I can't quite describe my feelings when I walked through Jackson Heights the first time.
It was several years ago now. Julie, Molly, and I were spending the weekend in New York, and we met up with Larry Holcomb for lunch. Larry had been one of my seminary students many years ago. He wanted to show us his little corner of the world, and we were excited to experience it. We had lunch at an Indian restaurant on the main drag in Jackson Heights, one of the ministry hubs of Urban Nations Outreach.
It is fair to say that we loved the neighborhood immediately. But we also felt that we had been magically transported to another place, another country, another world. The entire world, it seems, lives in Jackson Heights. Indeed, simply walking down the street, we were bombarded with sounds, smells, and languages from around the globe. Almost no one was speaking English.
That meeting with Larry was the beginning of our church's ongoing relationship with Urban Nations Outreach and Jackson Heights. Over the past three years, our small church has sent dozens of people to serve there, primarily teaching English to immigrants. Something more than teaching has taken place, however; as we taught classes, we quickly fell in love with our students.
In this moment of worldwide suffering, it is many of these same students who are dealing with sickness, death, and the sheer impossibility of surviving the ravages of this pandemic. Along with nearby Elmhurst, Jackson Heights has been called "the epicenter of the epicenter." A large percentage of both the cases and the deaths in New York City come from this neighborhood that has become so dear to many of us who live in northern Michigan.
Think about how hard it has been for you to endure these past couple of months.
Now add to that: the struggle of not being able to understand or speak English well, the pain of being separated from family, the absence of sufficient money to buy food, difficult living conditions where large numbers of people might be sharing a single apartment, and devastating loneliness that most of us cannot even imagine.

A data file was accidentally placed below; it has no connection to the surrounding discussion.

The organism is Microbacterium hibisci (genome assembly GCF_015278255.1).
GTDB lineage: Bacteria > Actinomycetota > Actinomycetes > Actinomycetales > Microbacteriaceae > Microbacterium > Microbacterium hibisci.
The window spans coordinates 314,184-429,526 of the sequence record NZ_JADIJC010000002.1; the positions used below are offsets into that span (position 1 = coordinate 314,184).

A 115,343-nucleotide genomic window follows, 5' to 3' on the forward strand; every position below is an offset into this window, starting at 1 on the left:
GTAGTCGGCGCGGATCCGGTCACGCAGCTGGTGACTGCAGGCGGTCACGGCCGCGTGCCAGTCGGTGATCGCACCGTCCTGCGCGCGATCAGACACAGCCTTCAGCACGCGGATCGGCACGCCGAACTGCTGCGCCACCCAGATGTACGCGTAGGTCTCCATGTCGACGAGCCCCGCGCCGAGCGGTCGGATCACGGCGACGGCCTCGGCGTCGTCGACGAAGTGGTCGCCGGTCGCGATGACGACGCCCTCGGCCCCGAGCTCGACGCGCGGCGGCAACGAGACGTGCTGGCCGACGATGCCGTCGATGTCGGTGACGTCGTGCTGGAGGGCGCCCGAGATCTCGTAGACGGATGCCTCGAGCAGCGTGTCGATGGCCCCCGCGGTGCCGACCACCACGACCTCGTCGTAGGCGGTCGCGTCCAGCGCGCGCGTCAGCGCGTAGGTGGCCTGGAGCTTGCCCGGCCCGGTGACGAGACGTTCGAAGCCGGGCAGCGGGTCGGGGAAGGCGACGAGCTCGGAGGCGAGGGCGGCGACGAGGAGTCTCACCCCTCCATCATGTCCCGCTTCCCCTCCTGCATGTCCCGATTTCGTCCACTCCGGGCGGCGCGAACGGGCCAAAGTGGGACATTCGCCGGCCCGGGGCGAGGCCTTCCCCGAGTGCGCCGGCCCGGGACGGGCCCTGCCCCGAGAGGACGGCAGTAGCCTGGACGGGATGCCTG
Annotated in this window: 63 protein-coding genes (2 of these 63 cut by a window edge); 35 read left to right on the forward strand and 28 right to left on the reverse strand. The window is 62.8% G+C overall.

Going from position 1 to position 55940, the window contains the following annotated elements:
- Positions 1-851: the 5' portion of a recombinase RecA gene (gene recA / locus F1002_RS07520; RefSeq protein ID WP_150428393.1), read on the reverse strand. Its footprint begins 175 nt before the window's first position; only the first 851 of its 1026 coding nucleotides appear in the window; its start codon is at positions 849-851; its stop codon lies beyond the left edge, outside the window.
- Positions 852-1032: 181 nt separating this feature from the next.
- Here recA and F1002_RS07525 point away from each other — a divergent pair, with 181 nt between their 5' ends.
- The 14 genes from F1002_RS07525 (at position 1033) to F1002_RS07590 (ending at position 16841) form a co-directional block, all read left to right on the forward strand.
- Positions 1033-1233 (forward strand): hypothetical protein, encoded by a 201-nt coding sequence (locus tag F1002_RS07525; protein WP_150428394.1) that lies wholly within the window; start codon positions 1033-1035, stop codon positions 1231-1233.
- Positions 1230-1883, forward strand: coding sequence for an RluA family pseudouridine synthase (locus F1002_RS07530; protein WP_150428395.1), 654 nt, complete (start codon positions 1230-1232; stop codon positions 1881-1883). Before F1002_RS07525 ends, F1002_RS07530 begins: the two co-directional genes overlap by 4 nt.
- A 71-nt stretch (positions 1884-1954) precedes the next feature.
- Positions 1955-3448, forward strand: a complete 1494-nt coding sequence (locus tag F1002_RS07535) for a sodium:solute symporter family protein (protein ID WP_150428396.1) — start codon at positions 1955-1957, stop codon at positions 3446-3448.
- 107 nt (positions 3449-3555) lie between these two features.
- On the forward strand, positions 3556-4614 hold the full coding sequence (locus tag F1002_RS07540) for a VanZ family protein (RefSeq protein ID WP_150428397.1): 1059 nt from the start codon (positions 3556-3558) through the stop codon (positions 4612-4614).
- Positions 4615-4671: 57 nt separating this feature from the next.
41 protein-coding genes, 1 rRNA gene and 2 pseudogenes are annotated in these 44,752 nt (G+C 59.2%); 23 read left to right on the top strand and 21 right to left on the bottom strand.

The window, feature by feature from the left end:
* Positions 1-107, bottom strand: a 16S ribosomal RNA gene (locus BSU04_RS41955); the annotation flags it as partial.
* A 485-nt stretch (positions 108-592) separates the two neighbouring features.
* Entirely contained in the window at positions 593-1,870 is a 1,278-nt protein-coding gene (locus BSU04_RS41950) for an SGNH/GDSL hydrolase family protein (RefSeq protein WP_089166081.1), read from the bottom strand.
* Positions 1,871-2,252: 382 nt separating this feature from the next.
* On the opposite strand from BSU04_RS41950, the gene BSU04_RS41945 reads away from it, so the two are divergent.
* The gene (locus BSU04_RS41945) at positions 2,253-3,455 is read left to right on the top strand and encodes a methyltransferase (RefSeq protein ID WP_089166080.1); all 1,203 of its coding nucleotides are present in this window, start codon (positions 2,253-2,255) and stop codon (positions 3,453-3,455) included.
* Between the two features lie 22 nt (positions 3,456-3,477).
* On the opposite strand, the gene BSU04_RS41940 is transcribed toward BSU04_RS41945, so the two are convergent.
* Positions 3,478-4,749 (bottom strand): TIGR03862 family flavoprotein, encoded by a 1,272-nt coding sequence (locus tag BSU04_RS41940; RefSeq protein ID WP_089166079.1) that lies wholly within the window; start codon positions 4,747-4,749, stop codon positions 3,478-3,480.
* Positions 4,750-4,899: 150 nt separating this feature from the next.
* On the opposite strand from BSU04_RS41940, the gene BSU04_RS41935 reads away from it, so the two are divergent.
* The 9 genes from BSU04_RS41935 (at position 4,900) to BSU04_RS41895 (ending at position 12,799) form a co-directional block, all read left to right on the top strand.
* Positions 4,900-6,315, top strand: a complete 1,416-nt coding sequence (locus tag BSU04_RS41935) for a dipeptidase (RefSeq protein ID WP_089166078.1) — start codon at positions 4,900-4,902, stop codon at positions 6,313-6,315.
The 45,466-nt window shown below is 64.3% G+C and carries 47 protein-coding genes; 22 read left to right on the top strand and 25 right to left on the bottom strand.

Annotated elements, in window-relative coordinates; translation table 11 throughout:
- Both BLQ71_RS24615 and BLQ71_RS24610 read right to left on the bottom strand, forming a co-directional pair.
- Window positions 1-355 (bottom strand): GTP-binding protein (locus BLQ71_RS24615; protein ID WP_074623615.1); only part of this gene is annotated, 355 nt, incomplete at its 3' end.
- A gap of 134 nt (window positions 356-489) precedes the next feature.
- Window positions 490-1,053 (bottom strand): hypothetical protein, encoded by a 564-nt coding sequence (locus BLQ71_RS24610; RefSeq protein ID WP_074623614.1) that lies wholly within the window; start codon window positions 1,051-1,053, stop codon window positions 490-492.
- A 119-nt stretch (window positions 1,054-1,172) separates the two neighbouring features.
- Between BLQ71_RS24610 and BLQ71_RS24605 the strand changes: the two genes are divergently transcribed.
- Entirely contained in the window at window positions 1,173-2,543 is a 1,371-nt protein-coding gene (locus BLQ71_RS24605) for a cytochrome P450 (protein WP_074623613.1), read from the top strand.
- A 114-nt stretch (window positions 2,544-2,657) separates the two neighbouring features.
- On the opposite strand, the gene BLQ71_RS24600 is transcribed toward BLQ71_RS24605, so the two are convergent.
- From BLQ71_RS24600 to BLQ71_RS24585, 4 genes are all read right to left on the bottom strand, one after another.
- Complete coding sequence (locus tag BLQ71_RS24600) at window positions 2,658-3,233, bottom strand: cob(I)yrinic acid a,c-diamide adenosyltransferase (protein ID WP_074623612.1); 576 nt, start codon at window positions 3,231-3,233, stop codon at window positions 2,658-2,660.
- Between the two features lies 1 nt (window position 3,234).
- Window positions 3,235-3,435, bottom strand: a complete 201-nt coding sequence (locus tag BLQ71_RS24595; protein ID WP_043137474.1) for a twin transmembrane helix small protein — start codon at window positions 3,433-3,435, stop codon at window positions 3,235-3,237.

To say that it is hard simply to survive in Jackson Heights right now would be a massive understatement.
We pray for our friends, of course. We hope that you will pray for them too. The week before the pandemic arrived in full force, we were working hard on our plans to return to Jackson Heights this summer. Two full teams (including young people, slightly older people, and people in the middle) had made commitments to go. Obviously, those plans have been put on hold now; we have no idea when we might be able to return to New York.
But we are willing to go . . . whenever the time is right.
In the meantime, we pray and we wait for news and we hope . . . on behalf of our beloved friends in Jackson Heights.
By the way, this is one of the reasons we go out on mission. It is one thing to read about a place. It is one thing to study a place. It is one thing to hear about a place.
It is another thing altogether to allow a place . . . to become real. Since we have been going to Jackson Heights, that neighborhood has become real to us. The people who live there have become real to us. And our love for them has become real.
I know you are praying about so many things these days.. But I would love for you to add to your prayer list our dear friends who live in Jackson Heights.
In the best of times, their lives are hard. And these are not the best of times.